Sunday, October 31, 2010

How to Make Candy Cap Mushroom Cookies

To kick start the rain season, I decided to dig into my candy cap reserve and bake some cookies for my mushroom cultivation class. Most of the students are beginners in mycology and never had candy caps or candy cap cookies. I figured this would be a good way to get them excited. I was super excited when I first learned of this amazing little dessert mushroom!

Candy caps (Lactarius rubidus) are found on grounds or rotten wood in forests, usually in groups. In California it is abundant under oak and pine, where chantrelle (oak) and porcini (pine) are. Some of its key features are:

1. Cap and stalk burnt orange to orange-brown or sometimes reddish-brown.
2. Cap small (usually <2 1/2" broad), the surface dull and dry.
3. Fresh gills exuding a watery white milk when cut.
4. Neither the milk nor the flesh change color when exposed.
5. Entire mushroom brittle, the stalk snapping open cleanly like a piece of chalk.
6. No veil, ring, or volva.
7. Odor sweet (like maple syrup), especially when cooked or dried.
8. Spores white.

Saute the chopped up mushrooms with some butter
You may also find candy caps in mushroom specialty stores like Far West Fungi. I picked an abundant amount of candy caps in January this year. I dried all of them since their maple syrupy aroma gets stronger after they are dried. They are excellent in cookies, breads, waffles, pancakes, cheesecakes, pancakes, and ice cream.

This Candy Cap Cookies recipe is in David Aurora's All That the Rain Promises and More... I have made it several times and have some tips to ensure your success in making these cookies.

I finely chopped the pecans in the coffee grinder

1 cup dried candy caps
1 cup unsalted butter at room temperature
1 cup sugar
1 egg
1/2 tsp vanilla extract (optional)
2 1/2 cup all purpose flour
1/2 cup finely chopped nuts (optional)

Everything is blended in and mixed well

Rehydrate the mushrooms by soaking them in lukewarm water for 15 minutes. Chop up the mushrooms into tiny pieces and saute them in a little butter. Set aside.

Cream together 1 cup butter and 1 cup sugar. Beat in 1 egg and, if you like, add 1/2 tsp vanilla extract. Stir in 2 1/2 cups of flour in small batches. I add 1/2 cup at a time into the mixer and let it mix well before adding the next 1/2 cup. It's very important that you don't dump all 2 1/2 cups at once. If you do that, the dough will fall apart. After the flour is all mixed in, you can stir in some finely chopped nuts. I usually add some pecans. Stir in the mushroom bits and mix it well.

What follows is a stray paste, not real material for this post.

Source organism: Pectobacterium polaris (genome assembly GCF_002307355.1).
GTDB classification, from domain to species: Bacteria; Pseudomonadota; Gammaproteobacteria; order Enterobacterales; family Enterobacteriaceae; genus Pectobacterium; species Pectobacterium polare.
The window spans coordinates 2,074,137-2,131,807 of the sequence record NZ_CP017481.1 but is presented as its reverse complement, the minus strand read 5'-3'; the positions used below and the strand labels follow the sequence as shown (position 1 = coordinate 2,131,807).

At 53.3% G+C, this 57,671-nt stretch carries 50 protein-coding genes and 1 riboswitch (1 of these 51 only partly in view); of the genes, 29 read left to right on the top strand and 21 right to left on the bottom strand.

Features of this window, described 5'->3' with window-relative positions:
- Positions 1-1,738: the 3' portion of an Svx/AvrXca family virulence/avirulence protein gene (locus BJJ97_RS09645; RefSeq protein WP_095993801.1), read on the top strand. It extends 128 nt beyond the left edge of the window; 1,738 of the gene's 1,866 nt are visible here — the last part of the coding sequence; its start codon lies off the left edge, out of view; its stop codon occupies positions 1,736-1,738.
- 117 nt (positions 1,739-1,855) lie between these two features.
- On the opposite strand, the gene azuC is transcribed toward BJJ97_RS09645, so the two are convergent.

Form the dough into rolls about 1 to 1 1/2" in diameter. I personally prefer not to get the dough all over my hands because I don't want to waste any dough if possible. I use a bamboo sushi roller to roll up the dough in a sheet of wax paper - just like how you make a roll of sushi. Use the wax paper as if it was a sheet of seaweed, put it on top of the bamboo roller, scoop up a desirable amount of dough and spread it out across the paper with a spatula. The roller is a handy tool in rolling up the cookie dough without it melting in your warm hands. The bamboo roller is available in Asian markets for about $2. Fold down the ends of the wax paper and freeze. When ready to bake, remove rolls from freezer and slice them to no more than 1/4 inch a piece. Place them on ungreased cookie sheets. Bake at 350 degrees for 8-10 minutes or until very lightly browned around the edges. Makes about 6 dozens.

There is nothing else that smells like these cookies. I love surprising people with them and look at their puzzled faces as they try to figure out what makes the cookies so good. The surprised expressions on their faces after learning it's a mushroom is simply priceless.

Wednesday, October 27, 2010

Lisa Leonard's Award Winning Kombucha Tea

I just learned about Kombucha back in January this year. "Kombucha" was mentioned a lot in Master Ken's class. I looked it up on Wikipedia, and it looked a bit scary to be honest. That thing they call "mother" or "Kombucha mother" in a glass jar is quite alien looking. Some people call it "mushroom." I can tell you that it is NOT a mushroom. It's actually a "Scoby" - Symbiotic Colony of Bacteria and Yeast. Does that sound any better? Not really.

When Lisa, who was in my class, heard that I never had Kombucha tea, she told me that she's been brewing and drinking Kombucha regularly. She said she'd be happy to bring some for me to try. She told me that I could also get them in grocery stores. A few days later, I saw an article about Lindsey Lohan's favorite Kombucha drink, Synergy. My curiosity level was getting higher by the day. Finally, I picked up a bottle of guava flavored Synergy Kombucha for $4 while in San Francisco. It tasted nothing like Guava. It was just pure almost unbearable sourness (and I can take a lot of sour!). I gave up on drinking it after 4 sips.

Lisa (center) hosts a kombucha tasting at Summer Garden Fair at Golden Gate Park, 2010.
Lisa and several others brought their Kombucha tea to our Fermentation Club that meets once a month. I was skeptical. I tried Phil's Kombucha, and it was very sour. I tried Jenny's Kombucha, and it was not as sour. It was almost good. I tried Lisa's Kombucha, and I wanted more! It had the perfect balance of sour, sweet, and tangy. It turned out that Phil's Kombucha was brewed too long; hence, it basically turned into vinegar. Jenny's tea was brewed a bit longer than it needed to. Lisa, who's been experimenting longer than others, figured out the small window when the tea is just perfect. She would then pour the tea out from the "Mother" jar so it would not keep fermenting; furthermore, she mixes different herbs and spices, fruit juice, vegetable juice, etc., to create unique flavors.